Out in the garden the other morning, listening to the chorus shortly after sunrise. In the forest I’m pretty good at identifying birds by their calls- but at home, I can’t discern which bird is singing! Asking the girls which birds visited the garden, they could name a few of the obvious ones- but not the smaller fleeting visitors. Looking at the wildlife book collection, I was surprised that there wasn’t any just on birds- wildlife in general, and loads on trees, but none on birds; and certainly none on back garden birds! So, a quick bit of research and we found loads of things we can do!
Idea one: spend time looking and noticing which birds come into the garden, this could be done from inside, or sitting as still as possible in a corner of the garden until the birds start to pop down. You could use some binoculars, or just your peakers! There’s lots of resources and guides online to use, but this one from the RSPB has the option to choose the environment you saw the bird- your back garden- and get an idea of the bird’s size in relation to the iconic robin! My personal favourite is the song thrush– and it’s energetic call!
Idea two: once you can readily identify the top three or four visitors to your garden, you can keep a tally of how often they visit; this could be for a set hour each morning, or at different times of the day! If you’re educating children at home, then this is an easy way to embed some maths in your day- as it’s a form of data gathering; from this, you can discuss ways of recording, presenting and making sense of the data- such as in graph form, and comparing and contrasting them! Is there more bird call in the morning? The afternoon? When it’s raining or windy?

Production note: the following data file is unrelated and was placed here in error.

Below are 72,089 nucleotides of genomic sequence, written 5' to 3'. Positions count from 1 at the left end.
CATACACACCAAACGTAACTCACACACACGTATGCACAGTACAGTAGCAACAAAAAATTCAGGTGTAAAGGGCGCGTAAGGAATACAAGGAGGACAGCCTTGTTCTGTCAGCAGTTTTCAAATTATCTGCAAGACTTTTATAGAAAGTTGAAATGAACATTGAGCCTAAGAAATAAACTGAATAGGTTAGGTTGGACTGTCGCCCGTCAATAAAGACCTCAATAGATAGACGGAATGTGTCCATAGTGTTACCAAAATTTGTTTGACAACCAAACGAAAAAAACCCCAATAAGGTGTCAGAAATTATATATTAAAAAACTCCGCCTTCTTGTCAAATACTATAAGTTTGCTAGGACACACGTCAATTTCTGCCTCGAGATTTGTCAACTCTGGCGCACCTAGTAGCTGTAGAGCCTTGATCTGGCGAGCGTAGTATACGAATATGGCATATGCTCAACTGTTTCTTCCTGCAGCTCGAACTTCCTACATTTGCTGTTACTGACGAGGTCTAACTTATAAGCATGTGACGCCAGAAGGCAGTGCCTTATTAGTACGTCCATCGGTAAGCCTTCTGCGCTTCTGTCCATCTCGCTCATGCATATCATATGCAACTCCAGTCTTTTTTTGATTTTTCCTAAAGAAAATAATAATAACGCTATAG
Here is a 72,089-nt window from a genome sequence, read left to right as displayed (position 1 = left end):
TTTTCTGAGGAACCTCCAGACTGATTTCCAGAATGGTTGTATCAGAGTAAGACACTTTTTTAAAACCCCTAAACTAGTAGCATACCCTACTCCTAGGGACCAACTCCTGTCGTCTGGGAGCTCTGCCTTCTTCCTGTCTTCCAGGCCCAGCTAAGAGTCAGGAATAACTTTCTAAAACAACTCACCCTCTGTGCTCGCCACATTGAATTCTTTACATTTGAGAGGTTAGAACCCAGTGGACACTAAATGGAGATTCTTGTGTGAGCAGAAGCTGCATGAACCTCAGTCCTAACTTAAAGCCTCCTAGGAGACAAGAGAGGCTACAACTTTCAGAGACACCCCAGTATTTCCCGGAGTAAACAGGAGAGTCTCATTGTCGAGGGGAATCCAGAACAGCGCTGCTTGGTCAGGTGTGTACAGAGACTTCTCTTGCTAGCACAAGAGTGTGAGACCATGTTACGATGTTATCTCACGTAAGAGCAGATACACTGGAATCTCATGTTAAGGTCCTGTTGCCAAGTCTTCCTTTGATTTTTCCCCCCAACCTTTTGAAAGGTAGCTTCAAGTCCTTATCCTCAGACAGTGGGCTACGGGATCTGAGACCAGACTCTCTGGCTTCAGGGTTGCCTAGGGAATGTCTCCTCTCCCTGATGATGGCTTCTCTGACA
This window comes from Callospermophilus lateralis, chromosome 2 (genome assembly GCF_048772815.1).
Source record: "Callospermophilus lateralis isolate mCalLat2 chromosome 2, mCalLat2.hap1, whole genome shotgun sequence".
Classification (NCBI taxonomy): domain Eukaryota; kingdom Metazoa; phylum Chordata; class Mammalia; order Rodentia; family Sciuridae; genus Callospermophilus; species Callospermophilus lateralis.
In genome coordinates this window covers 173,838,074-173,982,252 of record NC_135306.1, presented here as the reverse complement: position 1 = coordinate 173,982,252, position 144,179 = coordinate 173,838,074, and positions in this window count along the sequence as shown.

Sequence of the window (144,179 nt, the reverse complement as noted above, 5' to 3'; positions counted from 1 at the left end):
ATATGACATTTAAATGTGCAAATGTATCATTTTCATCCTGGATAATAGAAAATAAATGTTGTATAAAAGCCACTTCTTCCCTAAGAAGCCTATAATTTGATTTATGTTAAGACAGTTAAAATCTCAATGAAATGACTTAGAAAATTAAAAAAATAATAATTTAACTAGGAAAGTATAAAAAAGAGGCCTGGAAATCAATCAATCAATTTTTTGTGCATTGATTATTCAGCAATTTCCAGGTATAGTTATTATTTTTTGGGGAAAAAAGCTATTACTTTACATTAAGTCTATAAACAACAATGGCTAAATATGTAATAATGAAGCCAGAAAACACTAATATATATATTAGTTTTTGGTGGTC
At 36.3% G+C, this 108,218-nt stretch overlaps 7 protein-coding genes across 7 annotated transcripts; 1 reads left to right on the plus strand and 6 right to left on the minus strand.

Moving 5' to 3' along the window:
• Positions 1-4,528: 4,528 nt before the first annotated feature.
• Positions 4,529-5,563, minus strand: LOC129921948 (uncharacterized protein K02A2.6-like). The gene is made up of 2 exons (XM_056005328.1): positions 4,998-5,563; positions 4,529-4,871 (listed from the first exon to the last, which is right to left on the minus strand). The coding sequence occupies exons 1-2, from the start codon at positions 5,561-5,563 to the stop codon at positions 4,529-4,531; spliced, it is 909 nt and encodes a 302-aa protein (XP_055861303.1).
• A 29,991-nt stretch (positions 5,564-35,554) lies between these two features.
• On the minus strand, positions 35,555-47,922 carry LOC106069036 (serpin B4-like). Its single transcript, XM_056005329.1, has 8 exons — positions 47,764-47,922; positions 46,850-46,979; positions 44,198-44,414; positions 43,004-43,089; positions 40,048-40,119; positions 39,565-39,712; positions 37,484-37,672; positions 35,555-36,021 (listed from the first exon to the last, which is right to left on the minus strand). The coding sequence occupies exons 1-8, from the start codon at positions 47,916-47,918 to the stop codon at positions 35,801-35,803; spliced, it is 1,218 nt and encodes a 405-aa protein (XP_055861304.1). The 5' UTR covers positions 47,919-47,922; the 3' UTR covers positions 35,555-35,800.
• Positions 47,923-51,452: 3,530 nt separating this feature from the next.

Idea three: there’s pleasant incessance to birdsong this time of year- and it’s an opportunity to listen and seek to identify the birds by their call, to just their appearance. The RSPB site has an example of the calls, but if you’re trying to identity a particular call it can be difficult- so I’ve You Tube videos such as this one, as well as audio books that plays lots of calls so that I can try to pick out the one I’m hearing! I’m always impressed by the wren– that something so loud and piercing can come from such a tiny body!
Idea four: this is a brilliant idea I got from Lily Horseman from Kindling Play and Training; when you’re listening to birdsong, can you work out what voice the birds are using? Lily says there’s five, using your hand, or your fingers to identify them. Rather than retelling the detail of it here- check out Lily’s post with it on!
On a weekend and week where there is some fantastic weather- the first fine and warm sunshine of the year where there are concerns of people going out, and not following the advice to socially distance and stay home during this Coronavirus pandemic- why not stay in the garden and appreciate what we have!
See you all soon, stay safe, stay home, stay active, get fresh air and remain positive! Kindest wishes, Morgan.
Cover photo: courtesy of the RSPB.